Matthew Glassman
Matthew J. Glassman, Ph.D.
Associate
Polymer Science & Materials Chemistry
  • Menlo Park

Dr. Glassman’s expertise includes chemical and biological synthesis of functional polymers and their modification, nanostructure analysis, rheology of viscoelastic materials (SAOS, LAOS), and mechanical testing (compression and tensile testing). He has applied his synthesis and characterization experience to address challenges in the development of injectable biomaterials, gels, bioconjugates, adhesives, and functional micelles, targeting biomedical and industrial applications for fillers and adhesives.

He is experienced in spectroscopic and chromatographic analytical techniques including NMR, UV/Vis, IR, MALDI-TOF, and GPC, as well as thermal analysis, including TGA and DSC.  He has extensive experience in nondestructive, in situ small angle X-ray, neutron, and light scattering methods (SAXS, SANS, DPLS, SLS, DLS) to understand the mechanisms of polymer assembly and the consequences on macroscopic performance.  He has studied nanostructure in samples under static conditions as well as under shear flow (rheo-SAXS).  He is also familiar with environmental chamber construction and material erosion/degradation studies, as well as in vitro biological characterization techniques, including tissue culture and biocompatibility testing.

Dr. Glassman’s prior research focused on addressing responsive toughening needs in implantable biomaterials, particularly through the study of block copolymer self-assembly and arrested phase separation in shear-thinning hydrogels.  He has invented several strategies for forming injectable and reinforceable biomaterials from artificial polypeptides, as well as a synthetic route to new oxidatively-responsive adhesive polymers based on the adhesion chemistry employed by marine mussels.  Throughout his research work, he has applied his understanding of soft matter physics to study nanostructure formation in polymeric hydrogels through modeling and simulation of micro- and macrophase separation based on experimental data.  Furthermore, he employed rheology to measure relaxation spectra, creep, gelation kinetics, and viscoelastic nonlinearities to guide polymer design for improved toughness.  During his graduate studies, he also gained experience in startup biotech through an internship working on protein engineering and biosynthesis.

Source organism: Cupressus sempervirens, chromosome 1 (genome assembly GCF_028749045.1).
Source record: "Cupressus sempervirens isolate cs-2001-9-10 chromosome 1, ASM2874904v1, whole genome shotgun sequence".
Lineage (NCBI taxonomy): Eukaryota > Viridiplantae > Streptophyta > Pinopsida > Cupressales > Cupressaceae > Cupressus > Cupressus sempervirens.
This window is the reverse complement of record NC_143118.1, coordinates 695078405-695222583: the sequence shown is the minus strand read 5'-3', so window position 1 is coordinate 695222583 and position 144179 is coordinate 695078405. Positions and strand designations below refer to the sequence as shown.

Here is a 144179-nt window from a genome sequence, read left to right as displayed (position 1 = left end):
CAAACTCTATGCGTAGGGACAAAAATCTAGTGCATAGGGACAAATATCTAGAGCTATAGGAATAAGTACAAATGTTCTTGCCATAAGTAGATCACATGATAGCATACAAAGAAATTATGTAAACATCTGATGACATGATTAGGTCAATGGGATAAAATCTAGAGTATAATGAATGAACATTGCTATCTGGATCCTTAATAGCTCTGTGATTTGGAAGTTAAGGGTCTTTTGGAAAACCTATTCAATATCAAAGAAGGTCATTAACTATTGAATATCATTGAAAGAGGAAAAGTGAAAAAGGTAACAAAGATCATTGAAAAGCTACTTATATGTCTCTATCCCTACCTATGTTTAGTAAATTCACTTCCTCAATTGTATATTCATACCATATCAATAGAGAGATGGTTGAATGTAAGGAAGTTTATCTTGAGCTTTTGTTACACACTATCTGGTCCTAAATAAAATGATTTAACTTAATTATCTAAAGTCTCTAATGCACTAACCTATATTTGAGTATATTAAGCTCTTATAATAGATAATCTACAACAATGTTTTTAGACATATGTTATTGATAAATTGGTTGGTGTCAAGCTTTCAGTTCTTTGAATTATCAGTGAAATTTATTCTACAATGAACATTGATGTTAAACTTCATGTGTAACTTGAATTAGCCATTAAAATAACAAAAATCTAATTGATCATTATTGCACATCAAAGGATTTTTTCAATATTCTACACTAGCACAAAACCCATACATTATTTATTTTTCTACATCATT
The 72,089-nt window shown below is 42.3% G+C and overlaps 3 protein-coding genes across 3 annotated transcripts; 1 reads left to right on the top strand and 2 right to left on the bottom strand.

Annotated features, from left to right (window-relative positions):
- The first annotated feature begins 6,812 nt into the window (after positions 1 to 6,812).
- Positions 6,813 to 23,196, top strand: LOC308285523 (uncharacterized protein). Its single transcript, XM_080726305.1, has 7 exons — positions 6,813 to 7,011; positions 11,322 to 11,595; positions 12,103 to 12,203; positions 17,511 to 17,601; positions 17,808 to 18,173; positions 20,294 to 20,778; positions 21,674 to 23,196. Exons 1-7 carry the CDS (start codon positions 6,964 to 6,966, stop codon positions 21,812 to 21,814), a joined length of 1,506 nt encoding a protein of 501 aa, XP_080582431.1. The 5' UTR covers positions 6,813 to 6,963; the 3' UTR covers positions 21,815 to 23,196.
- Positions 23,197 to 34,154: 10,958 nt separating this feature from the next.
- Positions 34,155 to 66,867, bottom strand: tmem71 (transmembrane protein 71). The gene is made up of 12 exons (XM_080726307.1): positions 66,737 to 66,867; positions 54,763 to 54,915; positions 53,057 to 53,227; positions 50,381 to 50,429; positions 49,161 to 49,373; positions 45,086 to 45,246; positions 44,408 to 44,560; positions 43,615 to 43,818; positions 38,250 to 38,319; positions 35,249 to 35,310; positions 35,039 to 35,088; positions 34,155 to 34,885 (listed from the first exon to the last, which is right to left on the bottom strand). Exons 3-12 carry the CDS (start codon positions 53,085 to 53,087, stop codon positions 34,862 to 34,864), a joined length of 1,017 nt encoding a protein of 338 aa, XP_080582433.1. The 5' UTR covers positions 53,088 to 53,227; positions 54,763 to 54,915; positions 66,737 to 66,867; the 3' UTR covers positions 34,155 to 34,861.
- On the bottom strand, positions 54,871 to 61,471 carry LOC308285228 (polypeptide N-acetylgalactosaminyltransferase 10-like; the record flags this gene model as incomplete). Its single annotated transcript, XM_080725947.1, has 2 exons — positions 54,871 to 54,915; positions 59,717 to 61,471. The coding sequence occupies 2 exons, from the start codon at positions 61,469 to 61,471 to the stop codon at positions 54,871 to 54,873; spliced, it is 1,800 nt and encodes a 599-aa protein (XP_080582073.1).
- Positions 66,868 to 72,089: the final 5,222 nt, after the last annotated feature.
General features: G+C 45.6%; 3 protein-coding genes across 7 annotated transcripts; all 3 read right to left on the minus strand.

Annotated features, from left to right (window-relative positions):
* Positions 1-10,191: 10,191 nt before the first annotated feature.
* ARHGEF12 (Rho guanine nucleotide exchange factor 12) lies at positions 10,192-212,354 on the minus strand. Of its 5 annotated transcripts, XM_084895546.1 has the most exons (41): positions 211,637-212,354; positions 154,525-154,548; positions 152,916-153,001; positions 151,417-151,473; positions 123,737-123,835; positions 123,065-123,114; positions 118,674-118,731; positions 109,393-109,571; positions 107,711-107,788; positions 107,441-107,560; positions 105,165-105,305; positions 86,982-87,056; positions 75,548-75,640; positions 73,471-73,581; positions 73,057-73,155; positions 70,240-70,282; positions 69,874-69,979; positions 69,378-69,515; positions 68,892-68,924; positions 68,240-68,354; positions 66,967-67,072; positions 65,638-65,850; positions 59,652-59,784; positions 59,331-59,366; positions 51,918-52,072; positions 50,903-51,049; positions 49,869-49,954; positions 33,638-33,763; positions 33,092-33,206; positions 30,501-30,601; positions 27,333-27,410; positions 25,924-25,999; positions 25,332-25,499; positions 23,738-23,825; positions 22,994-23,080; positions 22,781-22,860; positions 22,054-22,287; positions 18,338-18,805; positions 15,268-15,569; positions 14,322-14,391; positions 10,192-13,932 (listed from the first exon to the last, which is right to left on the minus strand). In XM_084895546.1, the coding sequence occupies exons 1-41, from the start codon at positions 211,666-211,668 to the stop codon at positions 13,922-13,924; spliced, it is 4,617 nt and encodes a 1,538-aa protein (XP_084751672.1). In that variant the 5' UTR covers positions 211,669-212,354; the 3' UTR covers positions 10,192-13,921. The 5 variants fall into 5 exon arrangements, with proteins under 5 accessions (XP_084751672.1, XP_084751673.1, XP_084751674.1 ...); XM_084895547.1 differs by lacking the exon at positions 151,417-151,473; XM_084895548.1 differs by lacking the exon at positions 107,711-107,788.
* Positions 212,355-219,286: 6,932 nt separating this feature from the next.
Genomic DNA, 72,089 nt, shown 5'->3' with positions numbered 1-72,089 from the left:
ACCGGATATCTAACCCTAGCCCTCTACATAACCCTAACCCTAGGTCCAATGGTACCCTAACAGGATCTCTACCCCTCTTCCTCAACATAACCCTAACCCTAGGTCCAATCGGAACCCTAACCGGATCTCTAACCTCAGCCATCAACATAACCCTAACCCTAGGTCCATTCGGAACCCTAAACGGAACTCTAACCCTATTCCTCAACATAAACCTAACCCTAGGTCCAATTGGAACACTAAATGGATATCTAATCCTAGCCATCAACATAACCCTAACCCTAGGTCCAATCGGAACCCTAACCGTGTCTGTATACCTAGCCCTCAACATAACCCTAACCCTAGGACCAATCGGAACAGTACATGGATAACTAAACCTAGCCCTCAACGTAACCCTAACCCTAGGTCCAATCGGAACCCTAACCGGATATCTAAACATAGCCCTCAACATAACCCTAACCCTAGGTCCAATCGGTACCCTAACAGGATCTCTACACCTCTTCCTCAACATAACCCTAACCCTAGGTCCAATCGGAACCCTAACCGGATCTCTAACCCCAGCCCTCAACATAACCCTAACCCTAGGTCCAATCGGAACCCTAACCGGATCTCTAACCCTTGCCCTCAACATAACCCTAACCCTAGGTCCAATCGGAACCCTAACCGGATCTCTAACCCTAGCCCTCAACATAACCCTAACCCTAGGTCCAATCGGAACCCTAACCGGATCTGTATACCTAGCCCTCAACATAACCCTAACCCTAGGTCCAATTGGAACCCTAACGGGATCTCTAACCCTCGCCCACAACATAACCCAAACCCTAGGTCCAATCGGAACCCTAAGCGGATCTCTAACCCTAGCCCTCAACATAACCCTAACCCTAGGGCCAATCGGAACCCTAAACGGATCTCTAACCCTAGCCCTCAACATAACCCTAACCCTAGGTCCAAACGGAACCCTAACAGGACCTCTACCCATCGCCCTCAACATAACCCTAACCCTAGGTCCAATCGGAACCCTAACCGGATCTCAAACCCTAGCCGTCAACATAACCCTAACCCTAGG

CREDENTIALS & PROFESSIONAL HONORS

  • Ph.D., Chemical Engineering, Massachusetts Institute of Technology (MIT), 2015
  • B.S., Chemical Engineering, California Institute of Technology (Caltech), 2009
  • ACS POLY Division Excellence in Polymer Graduate Research, 2014

    NIH/MIT Biotechnology Training Program, 2011–2014

Publications

Glassman MJ, Olsen BD. Arrested phase separation of elastin-like polypeptide solutions yields stiff, thermoresponsive gels. Biomacromolecules 2015; Article ASAP, DOI: 10.1021/acs.biomac.5b01026.

Kim M, Chen WG, Kang JW, Glassman MJ, Ribbeck K, Olsen BD. Artificially engineered protein hydrogels adapted from the nucleoporin nsp1 for selective biomolecular transport. Advanced Materials 2015; 27:4207–4212.

Glassman MJ, Olsen BD. End Block Design Modulates the Assembly and Mechanics of Thermoresponsive, Dual-Associative Protein Hydrogels. Macromolecules 2015; 48(6):1832–1842.

Qin G, Glassman MJ, Lam CN, Chang D, Schaible E, Hexemer A, Olsen BD. Topological effects on globular protein-ELP fusion block copolymer self-assembly. Advanced Functional Materials 2014; 25(5):729–738.